Over the past thirty years of camping I’ve owned or used several different pump-type filters and tried different chemical purification options. Each has their merits and drawbacks. Pump-type filters have been prone to mechanical failure, tricky to use, prone to clogging and slow to use. Chemical purifiers take longer, leave an aftertaste, and depend on carefully measured, accurate proportions. The Sawyer 3-way water filter that employs hollow membrane technology derived from kidney dialysis. According to the company website they engineered a hollow fiber filter for quick flow, accurate filtration and to withstand back washing so the filter can be reused.
Sawyer 3-Way Inline Water Filter at Amazon
25 Stormproof matches and 3 strikers in a waterproof container. Unlike other “waterproof” or “windproof” matches, UCO Stormproof Matches are easy to light even after being submerged in water, and stay lit for up to 15 seconds.
Storm Matches on Amazon
Helinox – Chair One, The Ultimate Camp Chair
Having a comfortable place to sit when I am out camping or canoeing has always been a bit of a puzzle. I’ve never really found a comfortable light-weight folding chair (and most of the heavier ones weren’t all that comfortable either).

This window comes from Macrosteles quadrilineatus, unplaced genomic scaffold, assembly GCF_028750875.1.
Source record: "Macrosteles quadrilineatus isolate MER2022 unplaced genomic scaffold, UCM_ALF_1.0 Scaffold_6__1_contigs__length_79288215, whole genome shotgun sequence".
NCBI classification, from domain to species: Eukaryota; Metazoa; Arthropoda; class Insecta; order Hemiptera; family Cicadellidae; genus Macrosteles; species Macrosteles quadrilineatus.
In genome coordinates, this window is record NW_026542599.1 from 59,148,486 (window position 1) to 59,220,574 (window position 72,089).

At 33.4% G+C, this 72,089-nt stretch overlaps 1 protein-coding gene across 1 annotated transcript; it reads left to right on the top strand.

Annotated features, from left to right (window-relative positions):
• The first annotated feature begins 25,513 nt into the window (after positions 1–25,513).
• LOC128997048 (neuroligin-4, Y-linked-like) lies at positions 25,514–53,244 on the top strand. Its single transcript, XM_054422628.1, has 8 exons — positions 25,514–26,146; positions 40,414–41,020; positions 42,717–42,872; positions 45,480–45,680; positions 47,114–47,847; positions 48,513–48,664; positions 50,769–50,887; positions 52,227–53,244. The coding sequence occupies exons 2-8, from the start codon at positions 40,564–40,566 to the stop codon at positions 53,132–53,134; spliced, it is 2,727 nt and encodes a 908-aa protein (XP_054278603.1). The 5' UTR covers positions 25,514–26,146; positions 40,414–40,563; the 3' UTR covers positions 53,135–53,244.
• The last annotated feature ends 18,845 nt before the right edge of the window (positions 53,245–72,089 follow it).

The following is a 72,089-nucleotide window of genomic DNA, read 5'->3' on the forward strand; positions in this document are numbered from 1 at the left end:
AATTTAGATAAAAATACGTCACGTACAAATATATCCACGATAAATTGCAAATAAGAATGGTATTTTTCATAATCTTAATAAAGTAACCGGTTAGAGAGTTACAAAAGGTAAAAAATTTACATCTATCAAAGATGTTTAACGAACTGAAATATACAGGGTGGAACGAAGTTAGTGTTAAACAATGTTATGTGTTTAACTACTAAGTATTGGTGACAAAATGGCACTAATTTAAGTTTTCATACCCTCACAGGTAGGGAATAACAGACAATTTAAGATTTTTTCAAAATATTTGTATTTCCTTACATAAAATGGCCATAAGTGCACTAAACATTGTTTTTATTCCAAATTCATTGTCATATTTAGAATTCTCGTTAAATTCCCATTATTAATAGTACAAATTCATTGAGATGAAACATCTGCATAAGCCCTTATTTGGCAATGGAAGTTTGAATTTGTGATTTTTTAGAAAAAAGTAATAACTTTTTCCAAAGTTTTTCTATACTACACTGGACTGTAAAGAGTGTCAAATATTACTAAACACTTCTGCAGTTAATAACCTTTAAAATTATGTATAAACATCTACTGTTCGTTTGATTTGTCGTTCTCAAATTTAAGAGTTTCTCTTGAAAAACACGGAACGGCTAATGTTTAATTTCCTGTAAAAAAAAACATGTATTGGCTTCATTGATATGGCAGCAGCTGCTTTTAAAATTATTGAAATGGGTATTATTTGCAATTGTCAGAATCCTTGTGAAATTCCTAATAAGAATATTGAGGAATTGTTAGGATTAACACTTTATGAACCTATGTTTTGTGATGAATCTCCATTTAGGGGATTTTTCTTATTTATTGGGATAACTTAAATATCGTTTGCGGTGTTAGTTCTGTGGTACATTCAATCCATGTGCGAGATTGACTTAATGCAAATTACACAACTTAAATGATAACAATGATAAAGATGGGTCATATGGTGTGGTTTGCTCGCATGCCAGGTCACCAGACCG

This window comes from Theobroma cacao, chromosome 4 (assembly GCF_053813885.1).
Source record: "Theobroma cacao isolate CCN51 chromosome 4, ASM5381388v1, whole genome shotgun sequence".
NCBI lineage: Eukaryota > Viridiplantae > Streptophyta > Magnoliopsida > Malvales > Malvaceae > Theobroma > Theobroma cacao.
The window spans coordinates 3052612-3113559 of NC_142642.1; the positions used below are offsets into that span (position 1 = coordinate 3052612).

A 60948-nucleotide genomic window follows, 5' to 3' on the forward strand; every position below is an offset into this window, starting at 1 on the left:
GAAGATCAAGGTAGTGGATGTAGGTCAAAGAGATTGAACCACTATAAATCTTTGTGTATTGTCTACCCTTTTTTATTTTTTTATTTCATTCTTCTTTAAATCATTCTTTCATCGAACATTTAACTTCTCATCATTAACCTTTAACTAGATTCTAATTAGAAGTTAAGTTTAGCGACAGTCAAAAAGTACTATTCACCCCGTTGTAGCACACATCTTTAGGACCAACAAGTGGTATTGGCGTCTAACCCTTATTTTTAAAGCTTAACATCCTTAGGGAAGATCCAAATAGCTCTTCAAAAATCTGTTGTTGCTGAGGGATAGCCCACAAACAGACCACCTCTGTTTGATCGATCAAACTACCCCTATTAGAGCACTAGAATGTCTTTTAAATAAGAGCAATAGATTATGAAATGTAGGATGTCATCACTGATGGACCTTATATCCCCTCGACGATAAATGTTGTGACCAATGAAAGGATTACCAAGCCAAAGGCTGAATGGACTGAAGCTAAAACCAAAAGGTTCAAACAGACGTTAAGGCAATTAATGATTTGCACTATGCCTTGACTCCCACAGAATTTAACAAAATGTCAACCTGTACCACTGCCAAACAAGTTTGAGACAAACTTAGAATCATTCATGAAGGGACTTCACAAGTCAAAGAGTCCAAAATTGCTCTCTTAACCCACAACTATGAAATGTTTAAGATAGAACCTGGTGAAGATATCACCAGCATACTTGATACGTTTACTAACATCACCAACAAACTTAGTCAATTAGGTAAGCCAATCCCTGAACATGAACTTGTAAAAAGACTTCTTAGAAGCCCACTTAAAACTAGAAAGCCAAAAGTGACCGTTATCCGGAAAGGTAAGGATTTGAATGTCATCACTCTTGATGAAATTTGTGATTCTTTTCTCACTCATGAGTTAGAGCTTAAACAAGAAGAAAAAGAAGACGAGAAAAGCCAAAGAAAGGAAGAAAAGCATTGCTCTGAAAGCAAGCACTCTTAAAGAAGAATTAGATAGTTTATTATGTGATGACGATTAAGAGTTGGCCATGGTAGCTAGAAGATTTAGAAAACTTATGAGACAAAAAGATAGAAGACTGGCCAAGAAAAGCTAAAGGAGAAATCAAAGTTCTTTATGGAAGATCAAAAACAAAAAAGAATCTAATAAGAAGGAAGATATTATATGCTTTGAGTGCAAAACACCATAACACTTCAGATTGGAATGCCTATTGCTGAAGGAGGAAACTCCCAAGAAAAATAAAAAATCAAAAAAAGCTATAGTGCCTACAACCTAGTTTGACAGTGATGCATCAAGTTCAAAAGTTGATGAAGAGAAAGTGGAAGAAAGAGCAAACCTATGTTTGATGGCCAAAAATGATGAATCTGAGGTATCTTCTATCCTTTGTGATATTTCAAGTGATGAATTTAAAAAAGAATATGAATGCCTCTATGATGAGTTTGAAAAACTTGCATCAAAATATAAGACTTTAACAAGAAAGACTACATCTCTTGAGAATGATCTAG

I’ve had the Helinox out on several trips now, and it is a real game changer. Weighing in at just over a pound and a half, packs to 14″ x 4″ x 5″, with a capacity of 320 pounds, and exactingly engineered the Helinox is definitely worth the price.
Helinox – Chair One at Amazon
Barska 10×25 Waterproof Binocular
I’ve tried out several cheap binoculars and learned that spending a little extra is worth the investment. The Barska 10×25 is my current favorite. They are waterproof and have a good ratio of magnification (10X) to lens size (25MM) for a bright, clear view of distant objects. They are small and light without being flimsy or difficult to adjust.
One of my favorite things to look at with binoculars is the night sky. Training them on the moon or the milky way is always astounding.
Barska 10×25 Waterproof Binocular at Amazon
I carry a kit like this on every camping trip. I rarely have to use anything in it but I can throw it in my pack and I know it’s there of I have no other options
“Contingencies” (someone forgot a flashlight, wet weather makes fire building difficult, etc.) are much more common than actual emergencies on Scouting trips. I recommend a first-aid kit supplemented with a few other items on the ‘ten essentials’ list.
This kit is your ‘air bag’ – essential but you hope, like the air bag in your car, you’ll never need it.
While it is possible to assemble a first aid kit from things you have around the house or pick up at the pharmacy, I’ve found that a carefully chosen pre-made kit is usually cheaper.
Coghlan’s Trek II First Aid Kit is packed in a durable zippered pouch, add these items to build a great contingency kit.
- Coghlan’s Trek II First Aid Kit at Amazon
- Spare flashlight, I recommend the Streamlight Nano
- Spare whistle at Amazon